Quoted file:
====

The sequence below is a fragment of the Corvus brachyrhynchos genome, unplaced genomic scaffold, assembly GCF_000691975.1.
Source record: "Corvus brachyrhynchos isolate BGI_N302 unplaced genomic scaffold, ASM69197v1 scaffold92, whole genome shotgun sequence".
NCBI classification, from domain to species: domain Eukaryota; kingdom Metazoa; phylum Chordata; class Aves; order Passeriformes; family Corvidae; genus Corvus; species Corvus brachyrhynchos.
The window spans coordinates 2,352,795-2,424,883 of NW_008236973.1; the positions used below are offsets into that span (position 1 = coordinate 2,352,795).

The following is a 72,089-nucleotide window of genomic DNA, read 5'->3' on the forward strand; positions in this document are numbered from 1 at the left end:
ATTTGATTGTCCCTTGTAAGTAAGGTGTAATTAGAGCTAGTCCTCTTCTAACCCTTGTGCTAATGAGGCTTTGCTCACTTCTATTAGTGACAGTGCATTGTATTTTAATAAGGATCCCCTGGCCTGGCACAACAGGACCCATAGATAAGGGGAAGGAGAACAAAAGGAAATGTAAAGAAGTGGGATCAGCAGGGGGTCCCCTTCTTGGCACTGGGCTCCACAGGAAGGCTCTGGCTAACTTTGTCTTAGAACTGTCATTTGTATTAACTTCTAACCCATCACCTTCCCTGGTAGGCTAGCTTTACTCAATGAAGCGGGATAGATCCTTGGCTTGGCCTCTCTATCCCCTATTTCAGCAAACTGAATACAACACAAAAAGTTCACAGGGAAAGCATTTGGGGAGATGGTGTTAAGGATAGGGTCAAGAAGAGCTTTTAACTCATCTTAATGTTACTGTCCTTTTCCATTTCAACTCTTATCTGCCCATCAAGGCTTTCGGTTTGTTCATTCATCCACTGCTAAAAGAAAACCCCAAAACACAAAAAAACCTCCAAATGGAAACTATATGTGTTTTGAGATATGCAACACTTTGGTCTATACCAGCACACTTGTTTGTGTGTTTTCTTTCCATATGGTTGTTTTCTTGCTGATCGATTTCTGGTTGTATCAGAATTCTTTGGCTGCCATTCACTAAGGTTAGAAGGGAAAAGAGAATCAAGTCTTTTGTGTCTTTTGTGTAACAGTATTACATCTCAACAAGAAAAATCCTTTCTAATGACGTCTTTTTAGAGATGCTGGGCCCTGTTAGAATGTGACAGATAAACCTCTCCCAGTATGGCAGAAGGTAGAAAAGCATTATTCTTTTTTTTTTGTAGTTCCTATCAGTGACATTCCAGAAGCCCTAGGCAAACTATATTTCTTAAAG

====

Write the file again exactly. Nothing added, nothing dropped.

The sequence below is a fragment of the Corvus brachyrhynchos genome, unplaced genomic scaffold, assembly GCF_000691975.1.
Source record: "Corvus brachyrhynchos isolate BGI_N302 unplaced genomic scaffold, ASM69197v1 scaffold92, whole genome shotgun sequence".
NCBI classification, from domain to species: domain Eukaryota; kingdom Metazoa; phylum Chordata; class Aves; order Passeriformes; family Corvidae; genus Corvus; species Corvus brachyrhynchos.
The window spans coordinates 2,352,795-2,424,883 of NW_008236973.1; the positions used below are offsets into that span (position 1 = coordinate 2,352,795).

The following is a 72,089-nucleotide window of genomic DNA, read 5'->3' on the forward strand; positions in this document are numbered from 1 at the left end:
ATTTGATTGTCCCTTGTAAGTAAGGTGTAATTAGAGCTAGTCCTCTTCTAACCCTTGTGCTAATGAGGCTTTGCTCACTTCTATTAGTGACAGTGCATTGTATTTTAATAAGGATCCCCTGGCCTGGCACAACAGGACCCATAGATAAGGGGAAGGAGAACAAAAGGAAATGTAAAGAAGTGGGATCAGCAGGGGGTCCCCTTCTTGGCACTGGGCTCCACAGGAAGGCTCTGGCTAACTTTGTCTTAGAACTGTCATTTGTATTAACTTCTAACCCATCACCTTCCCTGGTAGGCTAGCTTTACTCAATGAAGCGGGATAGATCCTTGGCTTGGCCTCTCTATCCCCTATTTCAGCAAACTGAATACAACACAAAAAGTTCACAGGGAAAGCATTTGGGGAGATGGTGTTAAGGATAGGGTCAAGAAGAGCTTTTAACTCATCTTAATGTTACTGTCCTTTTCCATTTCAACTCTTATCTGCCCATCAAGGCTTTCGGTTTGTTCATTCATCCACTGCTAAAAGAAAACCCCAAAACACAAAAAAACCTCCAAATGGAAACTATATGTGTTTTGAGATATGCAACACTTTGGTCTATACCAGCACACTTGTTTGTGTGTTTTCTTTCCATATGGTTGTTTTCTTGCTGATCGATTTCTGGTTGTATCAGAATTCTTTGGCTGCCATTCACTAAGGTTAGAAGGGAAAAGAGAATCAAGTCTTTTGTGTCTTTTGTGTAACAGTATTACATCTCAACAAGAAAAATCCTTTCTAATGACGTCTTTTTAGAGATGCTGGGCCCTGTTAGAATGTGACAGATAAACCTCTCCCAGTATGGCAGAAGGTAGAAAAGCATTATTCTTTTTTTTTTGTAGTTCCTATCAGTGACATTCCAGAAGCCCTAGGCAAACTATATTTCTTAAAG